Abdulateef Al-Mulhim
Abdulateef Al-Mulhim
Commodore, Royal Saudi Navy (Retired)

Last Wednesday, I attended a program (debate and an interview) on the falling oil prices aired by one of the world’s leading television networks from their studio in Washington.

The title of the show was “The Heat.” It was broadcast on CCTV America with Anand Naido as the host the show. There were two other guests and a correspondent. They were Yasser Hakim from Cairo, Keyu Jin, a professor at the London School of Economics and from Houston Carl Larry, an expert on the oil industry and a director for Frost and Sullivan, an oil and gas consulting company. Viewers thought the debate went well.

I have attended several such television programs particularly with this network. I never had any doubt about any question, I was asked in the past. This time around, however, it was different.

I was willing and ready to say “I don’t know” to every question being asked. Oil behavior is far different from reality. It just doesn’t make sense. In other words, it is something that you have to play by ear…. Oops, did I say play it by ear. These words sound familiar.

Now, could it be that former Saudi Oil Minister Ahmed Zaki Yamani was speaking on behalf of any oil producer when asked at an international conference what is the Saudi Arabia’s oil policy and he shocked everyone in the audience by saying that we play it by ear. In other words, never mind what oil and energy experts would say, oil prices are like feather in the wind, very unpredictable. I mean let us be frank and honest, does the fall in oil prices from $140 per barrel to around $30 a barrel in just a few years make any sense?

To cut a long story short, oil price at this stage is going against any normal speculation, informed economic analysis and against every energy expert’s calculation. There are questions being asked in the West and there are questions being asked in the East.

As for people in the East, the big question is why the United States is allowing the sale of oil outside the US at a time when the cost of production exceeds the price of selling. Is it to give the American companies especially the small ones a space to breath by giving them the green light to sell what oil they found and they need to sell it? As we hear from American energy experts the American market is very saturated and if they don’t allow the sale of newly produced oil, then, many American companies would go bankrupt. Let us be straight and ask why the US didn’t allow their small and major oil companies to sell oil outside the US when the price of oil was above the $100-mark. And what is the real story behind the Shale Oil and is the world having sufficient reserves that can drive the price of oil from above $100 per barrel to below the $30 mark?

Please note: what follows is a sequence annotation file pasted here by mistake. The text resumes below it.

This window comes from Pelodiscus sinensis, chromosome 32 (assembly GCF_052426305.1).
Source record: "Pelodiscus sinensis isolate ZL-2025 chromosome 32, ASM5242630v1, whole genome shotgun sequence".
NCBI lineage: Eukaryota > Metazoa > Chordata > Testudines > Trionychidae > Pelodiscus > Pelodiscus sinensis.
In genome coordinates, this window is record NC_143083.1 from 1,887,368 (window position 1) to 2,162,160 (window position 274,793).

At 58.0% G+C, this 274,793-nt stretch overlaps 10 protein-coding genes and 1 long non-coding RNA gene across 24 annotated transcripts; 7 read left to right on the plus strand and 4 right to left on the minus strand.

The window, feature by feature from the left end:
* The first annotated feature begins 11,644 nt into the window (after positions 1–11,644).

In the past few months we have heard and read all analysis about the drastic decrease in the prices of oil. And one of them was that it was Saudi Arabia behind it and it was meant to hurt countries like Russia and Iran. This analysis about Saudi Arabia’s oil policy became the lifeline for any expert who did not have an answer to why the prices were falling at such a rate. Many of them don’t know that Saudi Arabia is looking at its own interests and have no intention to cause any harm. As a matter of fact, there were many times during the past decades when Saudi Arabia took many strategic initiatives to help the world recover from economic recessions due to oil price drastic fluctuations. And it was Saudi Arabia that led OPEC to stabilize the world oil markets, which in turn have saved the economy of many countries.

Now, we all know that Saudi Arabia is very dependent on oil for the national budget and seems like that the oil business is Saudi business, but, may be the very low oil price at this stage is an opportunity for us to look at serious ways to diversify our sources of income. We have the means to do that. The bottom line is that no matter how high or low the price of oil is, we Saudis have no choice, but, to diversify our sources of income. Time doesn’t wait for any one.

Written by Abdulateef Al-Mulhim. Diversifying Sources of Income reprinted with permission of Arab News and Abdulateef Al-Mulhim.